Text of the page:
I guess my question stemming from that statement is how do you propose as scholars and members we get around those and other issues to take this approach? Don’t get me wrong, I love the idea of being able to hold some historical narrative to the BOM, but I don’t know how to navigate the pile of evidence saying it is a modern story. I need it to be historical but the apologetics I’ve seen to do just don’t make sense.
I find that whether particular apologetics make sense or not depends strongly on frequently undiscussed (and sometimes unidentified) foundational beliefs that are untestable. For example, what does one believe about God? Do you believe there is some kind of God who can and does interact with humans for reasons independent of the Book of Mormon, or is that a question you want the Book of Mormon to help answer, or do you believe there is no God? Another question is what one expects of the “translation” process? The range of answers can go from word for word literality to complete, free-form channeling. I think evidence favors a narrower set of possibilities, but even within this narrower set the differences lead to different expectations of what evidence means regarding the degree of historical accuracy one expects from the Book of Mormon.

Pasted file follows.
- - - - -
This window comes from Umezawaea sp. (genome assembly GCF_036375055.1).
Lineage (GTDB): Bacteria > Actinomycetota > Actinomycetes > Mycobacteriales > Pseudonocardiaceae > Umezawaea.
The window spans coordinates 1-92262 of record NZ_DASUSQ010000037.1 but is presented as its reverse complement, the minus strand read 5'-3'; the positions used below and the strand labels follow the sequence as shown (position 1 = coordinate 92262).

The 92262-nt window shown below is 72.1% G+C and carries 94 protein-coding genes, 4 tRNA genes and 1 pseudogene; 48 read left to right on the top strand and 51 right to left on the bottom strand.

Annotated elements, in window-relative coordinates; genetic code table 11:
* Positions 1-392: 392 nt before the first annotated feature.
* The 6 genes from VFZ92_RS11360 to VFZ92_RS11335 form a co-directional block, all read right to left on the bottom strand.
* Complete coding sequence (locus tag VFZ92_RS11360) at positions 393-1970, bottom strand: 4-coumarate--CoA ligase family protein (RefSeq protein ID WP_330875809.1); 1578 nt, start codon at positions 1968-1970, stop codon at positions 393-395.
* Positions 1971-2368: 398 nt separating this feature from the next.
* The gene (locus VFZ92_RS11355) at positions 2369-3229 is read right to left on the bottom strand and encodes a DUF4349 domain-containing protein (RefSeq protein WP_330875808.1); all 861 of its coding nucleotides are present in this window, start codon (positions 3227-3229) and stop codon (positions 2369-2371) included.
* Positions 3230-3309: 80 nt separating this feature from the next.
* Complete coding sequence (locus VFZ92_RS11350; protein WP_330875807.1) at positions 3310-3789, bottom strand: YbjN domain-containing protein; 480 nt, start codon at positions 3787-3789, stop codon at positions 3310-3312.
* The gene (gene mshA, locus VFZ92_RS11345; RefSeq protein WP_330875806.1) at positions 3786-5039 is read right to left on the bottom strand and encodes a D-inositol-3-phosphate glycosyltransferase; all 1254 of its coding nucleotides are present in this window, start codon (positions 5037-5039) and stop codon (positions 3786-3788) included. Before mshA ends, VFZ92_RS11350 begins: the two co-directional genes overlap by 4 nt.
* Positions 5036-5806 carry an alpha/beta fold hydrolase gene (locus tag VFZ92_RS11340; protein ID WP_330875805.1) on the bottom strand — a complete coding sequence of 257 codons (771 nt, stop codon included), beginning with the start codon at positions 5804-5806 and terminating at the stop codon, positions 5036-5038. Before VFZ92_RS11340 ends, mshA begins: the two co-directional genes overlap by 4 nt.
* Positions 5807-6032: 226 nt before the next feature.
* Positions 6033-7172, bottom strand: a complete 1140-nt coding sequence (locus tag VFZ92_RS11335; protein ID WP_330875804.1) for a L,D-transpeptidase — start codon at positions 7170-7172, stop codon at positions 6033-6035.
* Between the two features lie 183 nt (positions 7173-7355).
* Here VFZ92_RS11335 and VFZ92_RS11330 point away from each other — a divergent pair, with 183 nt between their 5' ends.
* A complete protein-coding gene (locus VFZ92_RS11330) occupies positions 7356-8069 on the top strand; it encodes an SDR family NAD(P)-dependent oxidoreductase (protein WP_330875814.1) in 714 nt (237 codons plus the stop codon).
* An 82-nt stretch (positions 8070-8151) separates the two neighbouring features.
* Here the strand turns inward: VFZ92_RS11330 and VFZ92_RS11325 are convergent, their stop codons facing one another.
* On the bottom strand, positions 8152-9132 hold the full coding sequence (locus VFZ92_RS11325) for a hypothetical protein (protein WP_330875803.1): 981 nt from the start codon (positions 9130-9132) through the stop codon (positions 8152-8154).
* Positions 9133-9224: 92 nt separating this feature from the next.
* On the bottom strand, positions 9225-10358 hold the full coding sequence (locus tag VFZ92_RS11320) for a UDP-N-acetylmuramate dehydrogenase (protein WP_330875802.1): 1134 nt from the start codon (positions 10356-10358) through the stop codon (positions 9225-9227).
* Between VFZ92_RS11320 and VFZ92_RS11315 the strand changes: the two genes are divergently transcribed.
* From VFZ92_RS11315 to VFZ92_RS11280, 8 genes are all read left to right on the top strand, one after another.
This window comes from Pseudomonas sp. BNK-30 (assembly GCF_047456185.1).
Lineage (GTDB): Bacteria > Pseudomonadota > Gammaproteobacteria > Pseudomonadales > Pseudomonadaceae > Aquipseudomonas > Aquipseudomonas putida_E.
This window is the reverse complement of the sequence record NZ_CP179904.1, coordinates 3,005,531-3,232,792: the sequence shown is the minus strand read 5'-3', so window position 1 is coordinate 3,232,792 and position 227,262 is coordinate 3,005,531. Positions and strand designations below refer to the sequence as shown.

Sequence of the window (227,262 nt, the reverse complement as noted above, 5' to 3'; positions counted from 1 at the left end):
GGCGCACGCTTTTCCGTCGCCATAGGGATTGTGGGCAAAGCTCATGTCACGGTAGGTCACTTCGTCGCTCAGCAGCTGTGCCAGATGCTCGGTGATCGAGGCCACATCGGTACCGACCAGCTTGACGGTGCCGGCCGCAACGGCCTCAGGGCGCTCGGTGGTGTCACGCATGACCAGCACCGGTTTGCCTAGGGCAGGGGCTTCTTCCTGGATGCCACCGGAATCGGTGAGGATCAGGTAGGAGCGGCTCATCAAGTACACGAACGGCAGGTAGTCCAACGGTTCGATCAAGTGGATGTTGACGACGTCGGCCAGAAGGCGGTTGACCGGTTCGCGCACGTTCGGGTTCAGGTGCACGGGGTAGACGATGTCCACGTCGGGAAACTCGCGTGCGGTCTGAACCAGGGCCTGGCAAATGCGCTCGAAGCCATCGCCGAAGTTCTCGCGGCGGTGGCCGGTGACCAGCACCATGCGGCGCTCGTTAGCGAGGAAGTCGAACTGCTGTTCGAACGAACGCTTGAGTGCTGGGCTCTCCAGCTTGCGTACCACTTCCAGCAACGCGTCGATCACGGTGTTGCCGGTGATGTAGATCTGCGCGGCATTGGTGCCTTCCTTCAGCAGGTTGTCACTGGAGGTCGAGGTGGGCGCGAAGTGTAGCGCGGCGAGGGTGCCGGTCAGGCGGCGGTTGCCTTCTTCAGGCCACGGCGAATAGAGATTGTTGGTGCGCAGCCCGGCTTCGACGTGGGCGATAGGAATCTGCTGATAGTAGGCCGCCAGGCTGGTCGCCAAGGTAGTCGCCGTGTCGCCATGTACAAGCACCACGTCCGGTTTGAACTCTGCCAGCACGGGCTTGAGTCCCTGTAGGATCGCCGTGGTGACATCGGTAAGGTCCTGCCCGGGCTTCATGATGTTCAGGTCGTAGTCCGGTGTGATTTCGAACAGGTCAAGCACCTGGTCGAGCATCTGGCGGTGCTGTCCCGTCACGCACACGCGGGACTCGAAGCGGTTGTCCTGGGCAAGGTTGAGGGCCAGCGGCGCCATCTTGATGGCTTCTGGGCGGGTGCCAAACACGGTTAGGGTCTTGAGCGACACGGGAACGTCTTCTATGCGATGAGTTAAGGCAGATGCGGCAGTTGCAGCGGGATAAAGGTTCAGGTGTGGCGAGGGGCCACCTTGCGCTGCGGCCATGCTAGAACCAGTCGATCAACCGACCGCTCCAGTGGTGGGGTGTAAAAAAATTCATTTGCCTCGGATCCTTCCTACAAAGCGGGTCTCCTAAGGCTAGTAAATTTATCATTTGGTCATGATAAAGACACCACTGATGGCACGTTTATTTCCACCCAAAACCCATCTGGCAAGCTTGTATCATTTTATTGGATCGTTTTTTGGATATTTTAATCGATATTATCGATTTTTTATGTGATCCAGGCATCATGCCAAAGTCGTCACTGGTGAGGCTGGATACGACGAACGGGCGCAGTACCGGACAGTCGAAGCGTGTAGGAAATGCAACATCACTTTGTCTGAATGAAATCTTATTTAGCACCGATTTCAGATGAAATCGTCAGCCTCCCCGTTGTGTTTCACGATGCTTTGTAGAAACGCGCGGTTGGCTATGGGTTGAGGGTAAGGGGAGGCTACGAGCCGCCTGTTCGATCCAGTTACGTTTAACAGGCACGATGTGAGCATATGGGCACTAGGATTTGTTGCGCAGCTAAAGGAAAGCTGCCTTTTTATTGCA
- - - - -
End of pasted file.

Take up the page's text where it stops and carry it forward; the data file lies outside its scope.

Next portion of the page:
From my perspective on God, revelation, and translation, the mountains of evidence against the Book of Mormon are weak, irrelevant, or expected consequences of very typical translation processes found in other examples of translation. From my wife’s position on God, she weights the evidence differently, and from some of my friends’ positions on translation they weight the evidence in yet another way. I disagree with their conclusions, but can’t fault their reasoning based on the foundations they believe. It took me a long time to understand those differences, though. My wife saw them quicker.